You have been frightened by Raojibhai as he was by me. He read too
much into my words.
No, my ideals have not changed. Despite my bitter experiences in India,
my conviction remains the same as ever, that we have but little to
learn from the West. The evils I have seen here have made no change
in my fundamental idea nor has this war. The old idea has developed
into something purer. I have certainly not come to feel that we shall
have to introduce Western civilization. Nor do I suppose that we shall
have to take to drinking and meat-eating. To be sure, I have felt,
in all seriousness, that Swaminarayana2 and Vallabhacharya3 have robbed
us of our manliness. They made the people incapable of self-defence.
It was all to the good, of course, that people gave up drinking, smoking,
etc.; this, however, is not an end in itself, it is only a means.
If a smoker happens to be a man of character his company is worth
cultivating. If, on the contrary, a man who has never smoked in his
life is an adulterer, he can be of little service. The love taught
by Swaminarayana and Vallabh is all sentimentalism. It cannot make
one a man of true love. Swaminarayana and Vallabh simply did not reflect
over the true nature of non-violence. Non-violence consists in holding
in check all impulses in the chitta.3It comes into play especially
in men's relations with one another. There is not even a suggestion
of this idea in their writings. Having been born in this degenerate
age of ours, they could not remain unaffected by its atmosphere and
had, in consequence, quite an undesirable effect on Gujarat. Tukaram
and Ramdas had no such effect. The Abhangas4 of the former and the
shlokas5 of the latter admit ample scope for manly striving. They,
too, were Vaishnavas. Do not mix up the Vaishnava tradition with the
teaching of Vallabh and Swaminarayana. Vaishnavism is an age-old truth.
I have come to see, what I did not so clearly before, that there is
non¬violence in violence. This is the big change which has come
about. I had not fully realized the duty of restraining a drunkard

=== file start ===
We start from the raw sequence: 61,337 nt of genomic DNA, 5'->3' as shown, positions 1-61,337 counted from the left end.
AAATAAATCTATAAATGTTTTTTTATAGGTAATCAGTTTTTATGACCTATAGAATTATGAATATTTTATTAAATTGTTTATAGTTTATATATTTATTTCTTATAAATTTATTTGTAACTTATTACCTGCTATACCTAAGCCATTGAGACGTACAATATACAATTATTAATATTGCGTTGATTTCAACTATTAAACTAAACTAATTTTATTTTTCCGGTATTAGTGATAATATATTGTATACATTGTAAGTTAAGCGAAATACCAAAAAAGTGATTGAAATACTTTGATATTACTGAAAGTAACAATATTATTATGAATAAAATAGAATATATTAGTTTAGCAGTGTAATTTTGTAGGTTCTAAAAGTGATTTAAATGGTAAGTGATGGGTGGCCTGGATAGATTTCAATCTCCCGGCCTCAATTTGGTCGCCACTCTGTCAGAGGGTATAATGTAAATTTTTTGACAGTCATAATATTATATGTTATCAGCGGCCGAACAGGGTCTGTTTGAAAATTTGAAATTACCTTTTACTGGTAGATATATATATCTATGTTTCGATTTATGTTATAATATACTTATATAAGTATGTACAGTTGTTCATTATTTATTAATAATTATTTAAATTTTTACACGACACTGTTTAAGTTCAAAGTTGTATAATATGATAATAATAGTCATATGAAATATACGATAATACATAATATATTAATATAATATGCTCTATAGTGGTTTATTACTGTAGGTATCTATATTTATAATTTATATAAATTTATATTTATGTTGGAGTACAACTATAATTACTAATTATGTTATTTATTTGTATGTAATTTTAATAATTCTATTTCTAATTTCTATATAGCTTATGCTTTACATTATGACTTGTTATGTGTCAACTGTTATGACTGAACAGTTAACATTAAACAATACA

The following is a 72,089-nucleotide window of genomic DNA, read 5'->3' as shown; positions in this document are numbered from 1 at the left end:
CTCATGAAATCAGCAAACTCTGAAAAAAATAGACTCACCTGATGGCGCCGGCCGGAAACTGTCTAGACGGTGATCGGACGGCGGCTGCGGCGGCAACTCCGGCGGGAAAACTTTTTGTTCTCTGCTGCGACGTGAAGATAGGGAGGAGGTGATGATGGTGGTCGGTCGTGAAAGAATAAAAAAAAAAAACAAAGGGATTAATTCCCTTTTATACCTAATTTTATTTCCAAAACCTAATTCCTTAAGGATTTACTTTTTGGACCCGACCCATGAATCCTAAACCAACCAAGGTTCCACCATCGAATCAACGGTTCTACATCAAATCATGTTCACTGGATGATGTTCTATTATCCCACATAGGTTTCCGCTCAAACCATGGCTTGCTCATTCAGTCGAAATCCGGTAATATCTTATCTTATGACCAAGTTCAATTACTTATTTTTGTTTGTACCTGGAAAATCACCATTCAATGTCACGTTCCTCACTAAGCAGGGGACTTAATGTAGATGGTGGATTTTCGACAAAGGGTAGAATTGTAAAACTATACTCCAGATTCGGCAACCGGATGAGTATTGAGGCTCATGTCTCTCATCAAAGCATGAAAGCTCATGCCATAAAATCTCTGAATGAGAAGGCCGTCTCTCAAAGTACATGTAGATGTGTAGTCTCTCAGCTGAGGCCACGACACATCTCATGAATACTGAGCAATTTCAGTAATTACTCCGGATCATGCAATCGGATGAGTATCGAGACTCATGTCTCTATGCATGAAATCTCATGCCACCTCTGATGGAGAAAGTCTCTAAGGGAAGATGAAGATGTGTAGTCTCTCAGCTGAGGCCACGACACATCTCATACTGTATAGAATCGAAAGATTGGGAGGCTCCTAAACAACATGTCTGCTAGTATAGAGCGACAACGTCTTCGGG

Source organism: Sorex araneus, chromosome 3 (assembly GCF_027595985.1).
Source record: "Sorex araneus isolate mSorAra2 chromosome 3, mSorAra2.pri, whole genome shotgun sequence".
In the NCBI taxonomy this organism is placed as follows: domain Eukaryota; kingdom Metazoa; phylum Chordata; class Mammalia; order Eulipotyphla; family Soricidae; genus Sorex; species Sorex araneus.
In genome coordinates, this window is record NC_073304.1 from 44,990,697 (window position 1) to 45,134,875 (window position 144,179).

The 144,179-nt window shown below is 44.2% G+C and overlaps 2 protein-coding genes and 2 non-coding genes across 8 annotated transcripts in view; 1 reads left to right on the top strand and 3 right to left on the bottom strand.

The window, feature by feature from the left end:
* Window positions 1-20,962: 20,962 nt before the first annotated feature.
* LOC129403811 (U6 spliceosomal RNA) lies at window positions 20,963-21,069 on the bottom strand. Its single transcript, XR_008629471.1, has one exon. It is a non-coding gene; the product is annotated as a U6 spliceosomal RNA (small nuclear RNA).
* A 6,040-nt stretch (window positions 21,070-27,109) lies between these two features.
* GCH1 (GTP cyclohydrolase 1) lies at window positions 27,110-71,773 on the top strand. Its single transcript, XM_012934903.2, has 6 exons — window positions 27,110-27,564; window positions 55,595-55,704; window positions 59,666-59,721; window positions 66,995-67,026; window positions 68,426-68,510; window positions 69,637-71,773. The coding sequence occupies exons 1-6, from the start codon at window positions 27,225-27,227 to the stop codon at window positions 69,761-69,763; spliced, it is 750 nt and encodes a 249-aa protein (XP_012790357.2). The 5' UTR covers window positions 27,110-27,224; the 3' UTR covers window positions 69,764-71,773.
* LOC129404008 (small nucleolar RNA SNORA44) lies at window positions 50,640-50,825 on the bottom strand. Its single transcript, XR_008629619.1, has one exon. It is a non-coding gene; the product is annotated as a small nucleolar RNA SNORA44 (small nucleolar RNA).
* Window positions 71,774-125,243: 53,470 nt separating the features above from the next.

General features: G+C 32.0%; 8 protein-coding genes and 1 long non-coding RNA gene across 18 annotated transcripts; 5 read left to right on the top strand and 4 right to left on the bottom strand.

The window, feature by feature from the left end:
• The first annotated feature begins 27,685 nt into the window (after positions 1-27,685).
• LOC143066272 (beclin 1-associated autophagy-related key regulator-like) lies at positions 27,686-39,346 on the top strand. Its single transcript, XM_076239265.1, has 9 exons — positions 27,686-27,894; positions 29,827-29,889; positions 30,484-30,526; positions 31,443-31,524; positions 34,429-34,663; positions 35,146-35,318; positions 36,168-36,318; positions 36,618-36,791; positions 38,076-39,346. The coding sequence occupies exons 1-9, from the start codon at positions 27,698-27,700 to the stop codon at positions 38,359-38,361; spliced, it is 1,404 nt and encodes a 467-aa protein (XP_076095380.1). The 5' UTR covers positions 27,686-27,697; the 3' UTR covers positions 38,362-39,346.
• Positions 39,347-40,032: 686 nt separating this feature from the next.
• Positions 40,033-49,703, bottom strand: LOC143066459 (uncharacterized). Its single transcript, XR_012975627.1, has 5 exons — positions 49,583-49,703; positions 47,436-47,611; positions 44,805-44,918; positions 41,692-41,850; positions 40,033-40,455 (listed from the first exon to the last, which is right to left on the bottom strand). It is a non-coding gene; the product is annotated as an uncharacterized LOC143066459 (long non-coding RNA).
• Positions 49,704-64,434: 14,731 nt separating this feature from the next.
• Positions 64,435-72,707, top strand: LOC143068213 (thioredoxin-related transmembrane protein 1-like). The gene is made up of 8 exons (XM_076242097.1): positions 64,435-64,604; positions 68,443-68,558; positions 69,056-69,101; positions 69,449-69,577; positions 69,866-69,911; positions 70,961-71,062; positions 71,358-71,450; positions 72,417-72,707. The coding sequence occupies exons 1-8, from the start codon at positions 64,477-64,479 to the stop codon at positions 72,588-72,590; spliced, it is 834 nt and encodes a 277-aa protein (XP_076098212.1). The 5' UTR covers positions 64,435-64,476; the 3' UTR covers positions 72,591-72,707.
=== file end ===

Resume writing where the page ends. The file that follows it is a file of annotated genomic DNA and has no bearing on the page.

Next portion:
from doing evil, of killing a dog in agony or one infected with rabies.
In all these instances, violence is in fact non-violence. Violence
is a function of the body. Brahmacharya6 consists in refraining from
sexual indulgence, but we do not bring up our children to be impotent.
They will have observed brahmacharya only if, though possessed of
the highest virility, they can master the physical urge. In the same
way, our offspring must be strong in physique. If they cannot completely
renounce the urge to violence, we may permit them to commit violence,
to use their strength to fight and thus make them non-violent. Non¬violence
was taught by a Kshatriya7 to a Kshatriya.
The difference between the West and the East is what I have explained
to be, and it is a great one. The civilization of the West is based
on self-indulgence, ours on self-control. If we commit violence, it
will be as a last resort and with a view to lokasangraha.8 The West
will indulge in violence in self-will. My taking part in (the movement
for) a Parliament and similar activities is not a new development;
it is quite an. old thing and is only intended to ensure a check on
these bodies. You will see this if you read my article on Mr Montagu's
scheme. I simply cannot bring myself to take interest in the movement,
but I can spread my ideals by working in it. When I saw that I could
continue in it only by sacri¬ficing my ideals, I decided to retire
from the movement.
I think you have your reply in what I have said. I cannot explain
much when I am there for a day and so I have set down the thing in
writing. This will enable you to think and ask me questions, if fresh
doubts occur to you.
I continue to be in Navagam. I wanted to leave from here today, but
perhaps I may not be able to do so.